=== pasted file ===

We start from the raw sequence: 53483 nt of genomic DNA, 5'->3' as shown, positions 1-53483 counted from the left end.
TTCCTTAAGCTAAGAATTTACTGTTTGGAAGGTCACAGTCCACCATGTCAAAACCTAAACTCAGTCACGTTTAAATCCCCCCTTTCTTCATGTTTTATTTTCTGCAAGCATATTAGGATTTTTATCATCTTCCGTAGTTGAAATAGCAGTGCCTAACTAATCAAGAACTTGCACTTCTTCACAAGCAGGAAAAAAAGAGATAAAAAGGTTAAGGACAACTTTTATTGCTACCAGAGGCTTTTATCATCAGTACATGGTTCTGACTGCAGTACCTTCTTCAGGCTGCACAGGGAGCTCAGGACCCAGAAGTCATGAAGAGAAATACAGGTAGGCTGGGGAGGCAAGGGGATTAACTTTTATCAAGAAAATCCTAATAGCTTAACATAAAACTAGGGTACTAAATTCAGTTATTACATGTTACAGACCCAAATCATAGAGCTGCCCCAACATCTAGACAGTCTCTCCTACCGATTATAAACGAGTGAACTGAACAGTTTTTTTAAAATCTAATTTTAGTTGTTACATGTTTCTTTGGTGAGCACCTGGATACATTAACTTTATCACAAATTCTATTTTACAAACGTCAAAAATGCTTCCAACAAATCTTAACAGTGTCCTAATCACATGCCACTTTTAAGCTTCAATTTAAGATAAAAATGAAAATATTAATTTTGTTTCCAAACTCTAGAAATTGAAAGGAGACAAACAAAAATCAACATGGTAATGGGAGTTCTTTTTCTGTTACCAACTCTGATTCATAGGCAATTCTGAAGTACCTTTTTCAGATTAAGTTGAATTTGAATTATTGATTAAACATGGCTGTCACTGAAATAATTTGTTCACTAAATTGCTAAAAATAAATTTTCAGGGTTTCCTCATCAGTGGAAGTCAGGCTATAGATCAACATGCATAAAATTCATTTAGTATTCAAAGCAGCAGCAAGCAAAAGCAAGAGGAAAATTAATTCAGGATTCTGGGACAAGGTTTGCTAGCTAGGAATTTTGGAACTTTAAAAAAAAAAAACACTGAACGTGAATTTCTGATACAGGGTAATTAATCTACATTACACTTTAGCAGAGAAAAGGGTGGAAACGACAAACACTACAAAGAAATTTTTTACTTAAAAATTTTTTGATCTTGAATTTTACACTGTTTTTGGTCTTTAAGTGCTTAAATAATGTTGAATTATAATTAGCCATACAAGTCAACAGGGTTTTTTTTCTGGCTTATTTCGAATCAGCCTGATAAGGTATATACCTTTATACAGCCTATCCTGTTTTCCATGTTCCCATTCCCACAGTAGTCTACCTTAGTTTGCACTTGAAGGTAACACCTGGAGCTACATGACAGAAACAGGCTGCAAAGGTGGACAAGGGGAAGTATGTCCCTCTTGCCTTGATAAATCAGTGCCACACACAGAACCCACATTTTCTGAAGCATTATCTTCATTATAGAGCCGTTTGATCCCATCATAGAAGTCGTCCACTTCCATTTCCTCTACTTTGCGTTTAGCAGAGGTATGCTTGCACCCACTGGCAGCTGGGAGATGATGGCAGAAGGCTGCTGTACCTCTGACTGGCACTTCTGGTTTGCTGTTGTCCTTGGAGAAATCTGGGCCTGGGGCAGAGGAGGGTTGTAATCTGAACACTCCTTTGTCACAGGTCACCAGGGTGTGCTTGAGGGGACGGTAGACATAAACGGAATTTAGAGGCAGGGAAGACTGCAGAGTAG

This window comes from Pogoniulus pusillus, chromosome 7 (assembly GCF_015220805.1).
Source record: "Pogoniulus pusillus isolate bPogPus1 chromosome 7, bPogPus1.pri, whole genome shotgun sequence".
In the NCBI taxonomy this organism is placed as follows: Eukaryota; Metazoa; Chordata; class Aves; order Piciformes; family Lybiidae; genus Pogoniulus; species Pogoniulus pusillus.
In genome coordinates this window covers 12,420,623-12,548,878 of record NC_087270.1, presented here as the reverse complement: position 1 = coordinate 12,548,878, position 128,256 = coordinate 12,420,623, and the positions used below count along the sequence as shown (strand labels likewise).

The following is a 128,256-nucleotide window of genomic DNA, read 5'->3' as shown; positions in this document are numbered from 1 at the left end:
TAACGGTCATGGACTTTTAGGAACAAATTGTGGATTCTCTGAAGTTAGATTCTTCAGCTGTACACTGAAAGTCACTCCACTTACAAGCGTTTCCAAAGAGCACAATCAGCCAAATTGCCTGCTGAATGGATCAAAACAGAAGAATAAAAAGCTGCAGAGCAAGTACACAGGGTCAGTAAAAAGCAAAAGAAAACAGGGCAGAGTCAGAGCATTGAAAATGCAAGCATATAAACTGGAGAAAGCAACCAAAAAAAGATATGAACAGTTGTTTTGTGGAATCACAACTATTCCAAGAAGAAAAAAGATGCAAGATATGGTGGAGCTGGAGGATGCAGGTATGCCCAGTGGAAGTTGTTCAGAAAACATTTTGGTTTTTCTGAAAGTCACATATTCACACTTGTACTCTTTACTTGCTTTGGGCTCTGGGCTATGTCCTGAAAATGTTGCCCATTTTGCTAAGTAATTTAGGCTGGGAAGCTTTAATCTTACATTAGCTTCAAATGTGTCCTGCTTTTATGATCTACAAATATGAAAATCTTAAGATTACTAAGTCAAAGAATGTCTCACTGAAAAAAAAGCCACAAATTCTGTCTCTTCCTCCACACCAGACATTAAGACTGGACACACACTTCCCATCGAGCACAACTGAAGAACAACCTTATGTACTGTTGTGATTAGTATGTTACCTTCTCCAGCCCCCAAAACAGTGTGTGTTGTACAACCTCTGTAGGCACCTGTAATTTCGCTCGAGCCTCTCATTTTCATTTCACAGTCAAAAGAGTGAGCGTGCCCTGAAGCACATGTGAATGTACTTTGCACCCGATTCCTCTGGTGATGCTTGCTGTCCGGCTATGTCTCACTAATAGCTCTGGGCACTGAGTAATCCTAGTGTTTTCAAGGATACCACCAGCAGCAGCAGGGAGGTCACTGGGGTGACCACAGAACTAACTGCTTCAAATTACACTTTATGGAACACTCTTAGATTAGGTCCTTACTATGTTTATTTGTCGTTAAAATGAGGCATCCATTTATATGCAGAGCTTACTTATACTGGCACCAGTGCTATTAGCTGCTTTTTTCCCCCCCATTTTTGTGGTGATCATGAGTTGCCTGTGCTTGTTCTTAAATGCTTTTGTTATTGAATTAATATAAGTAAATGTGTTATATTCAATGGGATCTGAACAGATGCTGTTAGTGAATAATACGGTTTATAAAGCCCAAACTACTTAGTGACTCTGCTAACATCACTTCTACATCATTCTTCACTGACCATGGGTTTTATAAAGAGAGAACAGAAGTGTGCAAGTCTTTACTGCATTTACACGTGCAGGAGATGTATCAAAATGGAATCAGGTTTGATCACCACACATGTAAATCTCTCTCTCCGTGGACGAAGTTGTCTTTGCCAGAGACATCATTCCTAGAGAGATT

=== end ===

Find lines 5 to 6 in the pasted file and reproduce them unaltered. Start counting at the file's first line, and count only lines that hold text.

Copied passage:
In the NCBI taxonomy this organism is placed as follows: Eukaryota; Metazoa; Chordata; class Aves; order Piciformes; family Lybiidae; genus Pogoniulus; species Pogoniulus pusillus.
In genome coordinates this window covers 12,420,623-12,548,878 of record NC_087270.1, presented here as the reverse complement: position 1 = coordinate 12,548,878, position 128,256 = coordinate 12,420,623, and the positions used below count along the sequence as shown (strand labels likewise).